I give below the up-to-date experience of a number of countries with close family connections to Fiji people, as well as our important tourism markets from where visitors to Fiji will come in future.

  • China which shows what “flattening the curve” means in practice
  • The good example of South Korea (whose statistics are not in doubt);
  • The bad examples of United States and Italy with weak political leadership and communal irresponsibility
  • And our largest neighbour Australia and Canada, which are both still stumbling along.

The data is derived from a website which students and teachers can explore for months, including comparisons of countries, by age, gender and medical conditions.

 China: where the “Hammer” worked:

I first give the extraordinary example of China, which may have been the origin of the virus, but showed extraordinary political leadership and people’s collaboration in eventually containing the virus.

Graph 1 for China starts at 21 January and ends with 27 March.

The solid line at the bottom of the graph (with the small hill) is based on actual Active Cases data for China.

Remember, that Active Cases = Total Infections – Recoveries – Deaths.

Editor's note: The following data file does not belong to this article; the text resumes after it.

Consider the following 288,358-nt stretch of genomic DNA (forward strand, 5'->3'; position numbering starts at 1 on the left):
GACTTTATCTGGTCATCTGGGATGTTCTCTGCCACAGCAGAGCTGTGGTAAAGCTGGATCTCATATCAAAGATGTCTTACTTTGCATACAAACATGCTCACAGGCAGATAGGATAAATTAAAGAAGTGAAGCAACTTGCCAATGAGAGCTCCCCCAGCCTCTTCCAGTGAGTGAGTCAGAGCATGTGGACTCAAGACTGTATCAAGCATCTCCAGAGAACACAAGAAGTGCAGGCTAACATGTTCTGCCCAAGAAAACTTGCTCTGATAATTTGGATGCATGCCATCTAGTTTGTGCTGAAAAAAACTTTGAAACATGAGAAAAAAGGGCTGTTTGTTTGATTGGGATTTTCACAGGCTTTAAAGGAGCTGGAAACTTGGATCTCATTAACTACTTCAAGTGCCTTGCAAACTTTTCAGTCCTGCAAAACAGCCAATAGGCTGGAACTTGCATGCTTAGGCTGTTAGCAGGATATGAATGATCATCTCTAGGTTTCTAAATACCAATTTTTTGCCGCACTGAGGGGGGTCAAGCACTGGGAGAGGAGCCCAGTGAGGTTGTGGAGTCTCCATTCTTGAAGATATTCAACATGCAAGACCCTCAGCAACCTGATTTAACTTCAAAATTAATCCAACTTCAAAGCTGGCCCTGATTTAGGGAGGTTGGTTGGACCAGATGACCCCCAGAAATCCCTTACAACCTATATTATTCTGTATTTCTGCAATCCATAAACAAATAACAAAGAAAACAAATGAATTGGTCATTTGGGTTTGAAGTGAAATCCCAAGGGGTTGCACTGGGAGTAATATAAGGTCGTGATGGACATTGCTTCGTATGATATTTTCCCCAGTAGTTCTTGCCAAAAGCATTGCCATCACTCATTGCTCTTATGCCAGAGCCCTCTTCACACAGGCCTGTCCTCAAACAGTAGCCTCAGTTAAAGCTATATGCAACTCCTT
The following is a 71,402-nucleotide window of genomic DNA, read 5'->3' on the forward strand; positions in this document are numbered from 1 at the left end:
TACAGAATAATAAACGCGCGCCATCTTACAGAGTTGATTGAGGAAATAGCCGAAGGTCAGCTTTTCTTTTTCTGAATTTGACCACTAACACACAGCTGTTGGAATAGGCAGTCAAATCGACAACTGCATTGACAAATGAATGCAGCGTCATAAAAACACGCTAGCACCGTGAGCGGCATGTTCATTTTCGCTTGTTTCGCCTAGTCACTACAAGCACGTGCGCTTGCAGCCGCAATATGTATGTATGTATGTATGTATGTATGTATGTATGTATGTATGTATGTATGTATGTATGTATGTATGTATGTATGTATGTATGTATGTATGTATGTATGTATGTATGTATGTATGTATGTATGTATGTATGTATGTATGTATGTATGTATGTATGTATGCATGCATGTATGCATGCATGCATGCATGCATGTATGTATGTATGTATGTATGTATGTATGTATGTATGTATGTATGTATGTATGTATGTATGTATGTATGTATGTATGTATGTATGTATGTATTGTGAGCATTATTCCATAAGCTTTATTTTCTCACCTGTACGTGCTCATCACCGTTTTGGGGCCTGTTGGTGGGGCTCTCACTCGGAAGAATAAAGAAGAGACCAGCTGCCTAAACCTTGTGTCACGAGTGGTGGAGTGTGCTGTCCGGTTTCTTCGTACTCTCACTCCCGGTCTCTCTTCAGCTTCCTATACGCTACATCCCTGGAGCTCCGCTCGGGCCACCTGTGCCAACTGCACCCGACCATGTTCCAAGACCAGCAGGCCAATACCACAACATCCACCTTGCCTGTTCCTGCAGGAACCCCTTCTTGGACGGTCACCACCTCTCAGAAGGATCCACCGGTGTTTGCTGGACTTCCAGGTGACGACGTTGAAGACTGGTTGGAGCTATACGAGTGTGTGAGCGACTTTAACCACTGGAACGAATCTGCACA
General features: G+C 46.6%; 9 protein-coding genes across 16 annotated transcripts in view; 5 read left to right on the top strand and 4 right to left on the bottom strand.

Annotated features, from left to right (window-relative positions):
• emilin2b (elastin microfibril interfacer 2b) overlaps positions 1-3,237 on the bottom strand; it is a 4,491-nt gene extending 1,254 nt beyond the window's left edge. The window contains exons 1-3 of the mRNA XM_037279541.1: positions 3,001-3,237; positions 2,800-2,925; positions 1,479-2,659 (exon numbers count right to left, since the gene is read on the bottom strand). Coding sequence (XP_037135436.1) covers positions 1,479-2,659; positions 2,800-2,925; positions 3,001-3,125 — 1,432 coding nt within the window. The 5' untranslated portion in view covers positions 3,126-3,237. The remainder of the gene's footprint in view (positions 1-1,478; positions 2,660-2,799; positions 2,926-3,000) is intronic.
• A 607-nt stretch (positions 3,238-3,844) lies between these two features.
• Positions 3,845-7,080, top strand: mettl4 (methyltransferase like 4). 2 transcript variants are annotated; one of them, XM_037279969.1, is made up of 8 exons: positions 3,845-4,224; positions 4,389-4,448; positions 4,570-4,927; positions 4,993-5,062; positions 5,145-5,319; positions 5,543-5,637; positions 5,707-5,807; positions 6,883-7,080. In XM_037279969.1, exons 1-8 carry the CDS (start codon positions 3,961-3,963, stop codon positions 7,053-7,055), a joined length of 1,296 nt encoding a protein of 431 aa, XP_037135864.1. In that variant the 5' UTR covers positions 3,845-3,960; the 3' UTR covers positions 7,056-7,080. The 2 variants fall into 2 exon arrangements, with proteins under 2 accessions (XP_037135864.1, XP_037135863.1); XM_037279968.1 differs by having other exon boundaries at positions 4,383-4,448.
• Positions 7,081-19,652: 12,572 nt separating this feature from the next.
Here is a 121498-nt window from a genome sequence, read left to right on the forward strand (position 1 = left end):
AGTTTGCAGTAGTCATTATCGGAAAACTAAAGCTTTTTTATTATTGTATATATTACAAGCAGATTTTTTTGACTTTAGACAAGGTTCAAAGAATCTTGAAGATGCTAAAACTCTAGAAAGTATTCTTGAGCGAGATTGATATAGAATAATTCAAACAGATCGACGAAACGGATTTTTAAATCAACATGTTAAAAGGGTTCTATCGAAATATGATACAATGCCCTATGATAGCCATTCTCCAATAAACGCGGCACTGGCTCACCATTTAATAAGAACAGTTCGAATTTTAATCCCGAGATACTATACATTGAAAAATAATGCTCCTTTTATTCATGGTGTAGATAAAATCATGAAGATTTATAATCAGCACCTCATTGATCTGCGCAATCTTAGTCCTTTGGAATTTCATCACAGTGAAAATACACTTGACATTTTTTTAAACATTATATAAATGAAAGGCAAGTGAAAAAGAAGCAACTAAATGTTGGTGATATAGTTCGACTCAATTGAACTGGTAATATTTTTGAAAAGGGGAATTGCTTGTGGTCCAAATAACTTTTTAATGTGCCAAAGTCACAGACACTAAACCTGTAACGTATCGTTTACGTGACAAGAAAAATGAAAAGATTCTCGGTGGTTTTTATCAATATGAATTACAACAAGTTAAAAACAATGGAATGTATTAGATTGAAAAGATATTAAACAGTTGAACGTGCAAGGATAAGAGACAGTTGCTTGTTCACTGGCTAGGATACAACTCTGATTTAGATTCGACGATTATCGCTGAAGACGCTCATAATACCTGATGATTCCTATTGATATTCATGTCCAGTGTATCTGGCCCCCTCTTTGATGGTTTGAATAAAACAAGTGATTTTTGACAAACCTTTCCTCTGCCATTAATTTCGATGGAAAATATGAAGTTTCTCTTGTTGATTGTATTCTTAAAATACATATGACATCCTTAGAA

The bottom solid line in Graph 1 with the low hill is the number of actual  Active Cases, with a maximum of just around 58,000 cases, even though the maximum total number of Infections in China  was around 82,000.

This low hill is the result of “flattening the curve” that global health experts are hoping for all countries.

The top heavy dashed line gives a very understated “imaginary” result for “Active Cases” had China followed a weak approach that many western countries have followed.

Note that I arbitrarily assumed this to be a mere five times that of the actual Active Cases recorded, with a mountain top of only 300,000.

[Note if China’s population had been infected at the same rate as Italy, the peak of China would already be 1,7000,000 and rising.]

But even these imagined 300,000 cases would have totally overwhelmed the number of ICU hospital beds available (the dotted line which I have also arbitrarily chosen for illustrative purposes).

Also remember that most of the ICU beds in any country (and especially developing countries like Fiji and Solomon Islands) are already occupied with other severe cases and cannot be vacated just for the coronavirus cases.

But by “flattening the curve”, China performed an incredible miracle, with the population now slowly returning to their normal activities as the number of “active cases” has shrunk to a mere 4,310. WOW.